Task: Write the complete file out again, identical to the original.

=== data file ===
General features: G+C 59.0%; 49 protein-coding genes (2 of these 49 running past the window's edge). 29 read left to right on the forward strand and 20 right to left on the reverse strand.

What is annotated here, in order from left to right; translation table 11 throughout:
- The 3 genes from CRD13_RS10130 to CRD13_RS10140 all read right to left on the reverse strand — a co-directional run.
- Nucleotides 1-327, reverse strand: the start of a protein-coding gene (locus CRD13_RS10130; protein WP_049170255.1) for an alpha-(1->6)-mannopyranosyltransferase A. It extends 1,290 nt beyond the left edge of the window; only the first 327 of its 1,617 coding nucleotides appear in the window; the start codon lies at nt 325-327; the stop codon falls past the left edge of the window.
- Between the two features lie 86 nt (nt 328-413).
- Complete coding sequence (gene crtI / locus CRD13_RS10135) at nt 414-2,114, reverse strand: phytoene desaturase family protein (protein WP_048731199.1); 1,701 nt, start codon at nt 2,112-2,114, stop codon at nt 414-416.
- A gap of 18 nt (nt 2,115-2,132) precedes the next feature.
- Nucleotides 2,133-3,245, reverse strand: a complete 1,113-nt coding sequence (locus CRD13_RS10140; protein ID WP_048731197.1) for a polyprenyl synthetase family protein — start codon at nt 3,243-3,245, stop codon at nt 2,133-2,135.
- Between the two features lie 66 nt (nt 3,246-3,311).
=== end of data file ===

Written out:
General features: G+C 59.0%; 49 protein-coding genes (2 of these 49 running past the window's edge). 29 read left to right on the forward strand and 20 right to left on the reverse strand.

What is annotated here, in order from left to right; translation table 11 throughout:
- The 3 genes from CRD13_RS10130 to CRD13_RS10140 all read right to left on the reverse strand — a co-directional run.
- Nucleotides 1-327, reverse strand: the start of a protein-coding gene (locus CRD13_RS10130; protein WP_049170255.1) for an alpha-(1->6)-mannopyranosyltransferase A. It extends 1,290 nt beyond the left edge of the window; only the first 327 of its 1,617 coding nucleotides appear in the window; the start codon lies at nt 325-327; the stop codon falls past the left edge of the window.
- Between the two features lie 86 nt (nt 328-413).
- Complete coding sequence (gene crtI / locus CRD13_RS10135) at nt 414-2,114, reverse strand: phytoene desaturase family protein (protein WP_048731199.1); 1,701 nt, start codon at nt 2,112-2,114, stop codon at nt 414-416.
- A gap of 18 nt (nt 2,115-2,132) precedes the next feature.
- Nucleotides 2,133-3,245, reverse strand: a complete 1,113-nt coding sequence (locus CRD13_RS10140; protein ID WP_048731197.1) for a polyprenyl synthetase family protein — start codon at nt 3,243-3,245, stop codon at nt 2,133-2,135.
- Between the two features lie 66 nt (nt 3,246-3,311).